Exchange enrollees finding insurance plans that limit specialists and hospitals
By Jennifer Popik, JD,Robert Powell Center for Medical Ethics
As Americans engage in the increasingly frustrating process of attempting to enroll in health plans in new health care exchanges, many are finding their alternatives limited to cut-rate plans that allow them to see only narrow groups of health care providers that exclude the best specialists and health care centers.
Not only are many plans limiting access to the best doctors and hospitals, but there are many insurers who are not offering any plans at all in the states exchanges.
Meanwhile, an October 30, 2013, Washington Post story reported that hundreds of thousands are getting notices that their health insurance policies they now have will not be renewed. The Post’s Lena H. Sun and Sandhya Somashekhar quoted New Jersey’s Governor Chris Christie who told “CBS This Morning”
“The real problem is that people weren’t told the truth. You can remember, they were told that they would be able to keep their policies if they like them. Now you hear hundreds of thousands of people across the country being told they couldn’t.”
While administration apologists claim that “substandard” plans are being replaced by better ones, that is belied by the limitations of the plans now being made available.
In an October 21, 2013, piece entitled “Big insurers avoid many state health exchanges,” USA Today reporter Annika McGinnis reported:
“Some insurers pulled out of the exchanges required by the Affordable Care Act as the Oct. 1 launch approached. That leaves an uneven patchwork of providers — ranging from one insurer in New Hampshire and West Virginia to 16 in New York.”
Even more disturbing is the fact that remaining insurance providers are feeling forced under the provisions of the law to offer very limited options. McGinnis goes on to explain,
“In New Hampshire, the exchange has just Anthem Blue Cross and Blue Shield, which greatly reduces the number of hospital options, says State Sen. Andy Sanborn. Since more than 90% of doctors are affiliated with specific hospitals, the new plans will also exclude many doctors, he added. Plans don’t include the capital’s Concord Hospital, and the next-closest hospital uses Concord doctors, Sanborn said. So, he said, people will have to drive to a third hospital an hour away. They’ll even have to call an ambulance from a far-away hospital to pick them up, he said.”
This problem is not limited to New Hampshire. This past fall, the Health Research Institute of PricewaterhouseCoopers consulting company reported that insurers passed over major medical centers when selecting providers in California, Illinois, Indiana, Kentucky and Tennessee, as well as other states.
In an October 25, 2013 New York Post article headlined, “Elderly patients sick over losing doctors under ObamaCare,” Carl Campanile writes
“Elderly New Yorkers are in a panic after getting notices that insurance companies are booting their doctors from the Medicare Advantage program as a result of the shifting medical landscape under ObamaCare. That leaves patients with unenviable choices: keep the same insurance plan and find another doctor, pay out of pocket or look for another plan where their physician is a member. New York State Medical Society President Sam Unterricht is demanding a congressional probe after learning that one health carrier alone, UnitedHealthcare, is terminating contracts with up to 2,100 doctors serving 8,000 Medicare Advantage patients in the New York metro region.”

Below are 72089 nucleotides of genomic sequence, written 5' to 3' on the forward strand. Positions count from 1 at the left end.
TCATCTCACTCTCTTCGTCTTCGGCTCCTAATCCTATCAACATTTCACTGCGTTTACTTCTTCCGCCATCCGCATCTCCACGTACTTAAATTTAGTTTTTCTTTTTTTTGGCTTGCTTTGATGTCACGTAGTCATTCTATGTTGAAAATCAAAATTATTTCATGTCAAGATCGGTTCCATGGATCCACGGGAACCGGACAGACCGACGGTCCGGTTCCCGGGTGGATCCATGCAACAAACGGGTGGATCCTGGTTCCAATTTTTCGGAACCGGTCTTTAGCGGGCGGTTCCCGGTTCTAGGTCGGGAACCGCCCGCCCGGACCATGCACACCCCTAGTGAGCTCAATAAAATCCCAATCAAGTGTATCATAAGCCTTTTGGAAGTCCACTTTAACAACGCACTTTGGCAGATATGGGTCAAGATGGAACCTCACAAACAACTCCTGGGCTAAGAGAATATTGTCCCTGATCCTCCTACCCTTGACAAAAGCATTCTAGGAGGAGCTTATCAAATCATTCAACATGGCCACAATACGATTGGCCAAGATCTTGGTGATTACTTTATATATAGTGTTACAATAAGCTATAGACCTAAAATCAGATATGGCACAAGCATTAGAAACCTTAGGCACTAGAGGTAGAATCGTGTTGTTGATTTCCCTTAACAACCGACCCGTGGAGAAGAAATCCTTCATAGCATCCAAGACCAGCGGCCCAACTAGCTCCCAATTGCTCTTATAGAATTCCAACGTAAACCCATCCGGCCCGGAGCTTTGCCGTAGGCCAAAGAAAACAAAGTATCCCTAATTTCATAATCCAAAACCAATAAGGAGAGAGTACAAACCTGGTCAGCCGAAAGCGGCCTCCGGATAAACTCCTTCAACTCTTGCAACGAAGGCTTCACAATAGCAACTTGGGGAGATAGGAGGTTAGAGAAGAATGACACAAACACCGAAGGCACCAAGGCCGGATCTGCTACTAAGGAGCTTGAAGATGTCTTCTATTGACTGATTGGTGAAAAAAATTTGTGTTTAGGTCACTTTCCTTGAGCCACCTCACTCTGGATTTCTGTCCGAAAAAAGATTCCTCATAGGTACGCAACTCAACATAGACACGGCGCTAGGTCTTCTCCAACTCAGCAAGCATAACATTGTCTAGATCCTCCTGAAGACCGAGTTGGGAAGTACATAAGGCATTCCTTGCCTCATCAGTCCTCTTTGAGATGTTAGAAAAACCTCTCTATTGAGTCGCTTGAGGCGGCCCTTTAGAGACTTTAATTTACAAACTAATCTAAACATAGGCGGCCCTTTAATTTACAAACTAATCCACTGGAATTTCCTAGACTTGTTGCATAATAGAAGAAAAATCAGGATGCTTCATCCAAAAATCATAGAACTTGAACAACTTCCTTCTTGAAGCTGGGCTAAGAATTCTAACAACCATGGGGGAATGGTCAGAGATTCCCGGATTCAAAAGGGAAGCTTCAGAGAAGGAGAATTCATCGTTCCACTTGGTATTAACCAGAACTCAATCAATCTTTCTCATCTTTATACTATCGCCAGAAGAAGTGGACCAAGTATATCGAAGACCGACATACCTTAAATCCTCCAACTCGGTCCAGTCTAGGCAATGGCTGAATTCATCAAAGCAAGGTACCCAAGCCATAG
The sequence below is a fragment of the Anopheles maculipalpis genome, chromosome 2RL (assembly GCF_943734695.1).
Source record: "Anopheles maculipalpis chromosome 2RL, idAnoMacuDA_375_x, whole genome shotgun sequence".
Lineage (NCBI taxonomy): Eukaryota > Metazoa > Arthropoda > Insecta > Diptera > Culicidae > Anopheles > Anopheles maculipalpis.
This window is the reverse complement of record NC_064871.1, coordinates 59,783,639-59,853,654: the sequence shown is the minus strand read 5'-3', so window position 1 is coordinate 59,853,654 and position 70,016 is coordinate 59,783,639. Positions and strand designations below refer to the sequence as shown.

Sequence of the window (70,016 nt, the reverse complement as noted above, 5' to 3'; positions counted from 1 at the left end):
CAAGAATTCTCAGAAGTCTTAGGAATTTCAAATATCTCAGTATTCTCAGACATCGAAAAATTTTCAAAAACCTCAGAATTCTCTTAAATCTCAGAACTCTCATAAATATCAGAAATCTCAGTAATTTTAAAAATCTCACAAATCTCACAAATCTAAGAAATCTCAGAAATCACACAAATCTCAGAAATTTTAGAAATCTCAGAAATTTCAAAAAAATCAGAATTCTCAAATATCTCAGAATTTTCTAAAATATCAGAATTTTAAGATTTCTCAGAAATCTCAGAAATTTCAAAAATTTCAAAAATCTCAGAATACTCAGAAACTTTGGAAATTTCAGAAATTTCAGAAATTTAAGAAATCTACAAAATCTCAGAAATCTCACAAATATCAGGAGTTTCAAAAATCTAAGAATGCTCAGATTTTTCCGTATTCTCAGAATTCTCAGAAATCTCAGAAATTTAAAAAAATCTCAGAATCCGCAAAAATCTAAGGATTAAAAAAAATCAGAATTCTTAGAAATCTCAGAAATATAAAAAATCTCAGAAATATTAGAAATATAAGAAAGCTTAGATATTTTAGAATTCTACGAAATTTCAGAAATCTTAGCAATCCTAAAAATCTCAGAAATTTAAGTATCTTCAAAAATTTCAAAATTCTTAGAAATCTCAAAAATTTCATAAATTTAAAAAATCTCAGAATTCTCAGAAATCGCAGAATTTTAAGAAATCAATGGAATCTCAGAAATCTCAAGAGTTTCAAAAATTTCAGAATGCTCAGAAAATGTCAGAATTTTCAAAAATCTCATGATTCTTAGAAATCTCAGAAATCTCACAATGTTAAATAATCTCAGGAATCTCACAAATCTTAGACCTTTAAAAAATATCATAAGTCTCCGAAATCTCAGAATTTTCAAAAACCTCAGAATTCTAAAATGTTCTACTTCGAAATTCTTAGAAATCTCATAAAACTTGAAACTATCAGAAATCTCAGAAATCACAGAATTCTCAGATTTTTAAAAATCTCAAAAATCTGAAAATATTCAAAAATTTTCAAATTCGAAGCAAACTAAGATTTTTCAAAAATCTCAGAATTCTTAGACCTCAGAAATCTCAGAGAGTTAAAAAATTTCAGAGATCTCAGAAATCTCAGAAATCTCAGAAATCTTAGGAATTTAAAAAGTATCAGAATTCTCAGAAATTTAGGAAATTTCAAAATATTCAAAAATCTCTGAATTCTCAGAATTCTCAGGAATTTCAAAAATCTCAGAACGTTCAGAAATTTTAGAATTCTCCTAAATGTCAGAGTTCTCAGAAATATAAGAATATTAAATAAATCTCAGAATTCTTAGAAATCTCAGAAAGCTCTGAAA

This problem will not end here.
While insurers are moving to make their plans less expensive at the cost of sacrificing access to doctors and specialists, there is the real possibility that plans that choose not to limit access will be forced to do so under the Federal Regulations governing the exchanges.
There are a set of restrictions written into the health law with the effect that consumers may only choose plans offered by insurers who do not allow their customers to spend what state bureaucrats deem an “excessive or unjustified” amount for their health insurance.
Under the Federal health law, state insurance commissioners are to recommend to their state exchanges the exclusion of “particular health insurance issuers … based on a pattern or practice of excessive or unjustified premium increases.” Not only will the exchanges exclude policies from being offered in an exchange when government authorities do not agree with their premiums, but the exchanges will even exclude insurers whose plans outside the exchange offer consumers the ability to reduce the danger of treatment denial by paying what those government authorities consider an “excessive or unjustified” amount.
This will create a “chilling effect,” deterring insurers who hope to be able to compete within the exchanges from offering adequately funded plans even outside of them. The result will be that even outside the exchanges consumers will find it difficult to obtain health insurance that offers adequate and unrationed health care.
Documentation for this can be found www.nrlc.org/uploads/medethics/LifeatRisk112012.pdf
When the government limits what can be charged for health insurance, it restricts what people are allowed to pay for medical treatment. While everyone would prefer to pay less–or nothing–for health care (or anything else), government price controls prevent access to lifesaving medical treatment that costs more to supply than the prices set by the government.
With the new exchanges going into effect, it is important to continue to educate friends and neighbors about the dangers the law governing them poses in restricting what Americans can spend to save their own lives and the lives of their families.
Note: the abortion related provisions dealing with the state exchanges can be found here: www.nrlc.org/AHC/index.html